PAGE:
Meredith Arensman, chief of staff at the VA hospital in Columbus, the only other site that uses the Oracle Cerner system’s oncololgy module, told McMorris Rodgers she shares those concerns. Arensman, like some of the other witnesses, said she had only “a moderate level of confidence” that the broad range of problems with the system could be fixed.
According to records The Spokesman-Review received from the VA through a Freedom of Information Act request, as of July 17 the Oracle Cerner system had contributed to 4,423 cases of patient harm at the five sites that have implemented it. Nearly all of those cases occurred at the two largest facilities using the system, with more than 1,900 in Spokane and almost 2,300 in Columbus, Ohio.
More than 78% of the total cases are classified as “minor” harm, which the VA defines as not causing injury or requiring additional care. Another 885 incidents are considered “moderate” harm, meaning that they increased the length of stay or level of care needed for one or two patients.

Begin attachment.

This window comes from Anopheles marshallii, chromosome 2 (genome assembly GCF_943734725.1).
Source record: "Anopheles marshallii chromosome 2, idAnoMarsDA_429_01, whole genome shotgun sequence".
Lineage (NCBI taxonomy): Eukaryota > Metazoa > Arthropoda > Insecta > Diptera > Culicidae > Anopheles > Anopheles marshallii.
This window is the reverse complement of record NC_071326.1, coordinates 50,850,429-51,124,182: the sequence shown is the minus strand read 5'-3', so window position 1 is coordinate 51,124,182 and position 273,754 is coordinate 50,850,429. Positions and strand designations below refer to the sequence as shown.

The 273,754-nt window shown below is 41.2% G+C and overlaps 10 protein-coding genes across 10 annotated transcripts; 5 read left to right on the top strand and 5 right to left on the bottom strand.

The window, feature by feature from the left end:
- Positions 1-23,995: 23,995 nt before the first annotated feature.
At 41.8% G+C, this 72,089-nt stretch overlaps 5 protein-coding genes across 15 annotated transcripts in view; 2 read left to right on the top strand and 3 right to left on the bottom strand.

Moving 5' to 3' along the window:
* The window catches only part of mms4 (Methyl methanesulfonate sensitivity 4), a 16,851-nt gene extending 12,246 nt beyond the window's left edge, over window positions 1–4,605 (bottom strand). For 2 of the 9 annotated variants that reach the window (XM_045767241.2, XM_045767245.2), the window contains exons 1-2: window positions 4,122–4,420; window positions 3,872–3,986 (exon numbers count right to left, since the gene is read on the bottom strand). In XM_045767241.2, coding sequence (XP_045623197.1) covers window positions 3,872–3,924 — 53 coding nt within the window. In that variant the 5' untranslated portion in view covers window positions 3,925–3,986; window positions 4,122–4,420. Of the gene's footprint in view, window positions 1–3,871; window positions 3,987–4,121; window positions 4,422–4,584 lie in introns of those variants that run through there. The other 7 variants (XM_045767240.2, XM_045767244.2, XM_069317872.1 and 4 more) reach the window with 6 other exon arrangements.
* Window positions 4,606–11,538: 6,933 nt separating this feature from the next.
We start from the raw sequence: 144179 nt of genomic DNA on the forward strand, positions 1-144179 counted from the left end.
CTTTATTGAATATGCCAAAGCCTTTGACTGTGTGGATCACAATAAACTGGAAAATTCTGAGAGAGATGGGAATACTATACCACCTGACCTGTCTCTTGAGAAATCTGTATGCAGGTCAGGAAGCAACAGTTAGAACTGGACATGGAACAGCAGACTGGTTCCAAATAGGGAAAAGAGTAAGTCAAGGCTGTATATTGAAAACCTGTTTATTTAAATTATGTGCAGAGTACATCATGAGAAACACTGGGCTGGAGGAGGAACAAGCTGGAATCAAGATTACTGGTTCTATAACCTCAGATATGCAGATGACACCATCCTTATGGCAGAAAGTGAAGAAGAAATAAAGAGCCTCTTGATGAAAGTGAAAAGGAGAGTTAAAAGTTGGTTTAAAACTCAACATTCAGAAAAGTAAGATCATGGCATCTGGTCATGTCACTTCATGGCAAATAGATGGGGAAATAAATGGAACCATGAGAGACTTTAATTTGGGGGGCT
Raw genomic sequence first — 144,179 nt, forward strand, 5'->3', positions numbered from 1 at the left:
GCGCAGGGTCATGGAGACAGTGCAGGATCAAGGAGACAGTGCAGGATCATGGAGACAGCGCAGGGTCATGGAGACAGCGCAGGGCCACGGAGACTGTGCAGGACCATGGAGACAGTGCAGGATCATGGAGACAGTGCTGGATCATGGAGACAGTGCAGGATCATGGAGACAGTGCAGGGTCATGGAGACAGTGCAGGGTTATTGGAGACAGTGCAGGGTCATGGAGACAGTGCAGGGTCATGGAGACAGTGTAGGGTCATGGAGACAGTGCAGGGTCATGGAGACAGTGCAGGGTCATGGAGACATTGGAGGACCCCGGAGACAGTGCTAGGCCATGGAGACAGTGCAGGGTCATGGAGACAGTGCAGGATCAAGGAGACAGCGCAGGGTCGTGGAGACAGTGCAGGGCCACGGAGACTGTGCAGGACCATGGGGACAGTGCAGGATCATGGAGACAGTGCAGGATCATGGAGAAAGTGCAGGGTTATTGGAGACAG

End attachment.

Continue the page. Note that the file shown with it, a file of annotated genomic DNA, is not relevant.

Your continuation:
“Major” harm – defined as a permanent loss of bodily function, disfigurement, a problem that requires surgical intervention, or that requires a longer hospital stay or higher level of care for at least three patients – occurred in 44 total case, including 18 in Spokane.
There have also been nine cases of “catastrophic” harm, which involve death or major permanent loss of function, including four in Spokane, four in Columbus and one in White City, Oregon. The VA acknowledged in March that problems with the system had contributed to the deaths of four veterans.
The current “reset” period follows multiple delays to the system’s initial launch in Spokane, another pause McDonough ordered when patient harm first emerged and postponed launches at larger hospitals in Seattle, Boise and elsewhere. Evans, who has headed the system’s rollout for only six months, assured lawmakers in both hearings that the current pause is different and won’t end until the VA and Oracle Cerner make real progress.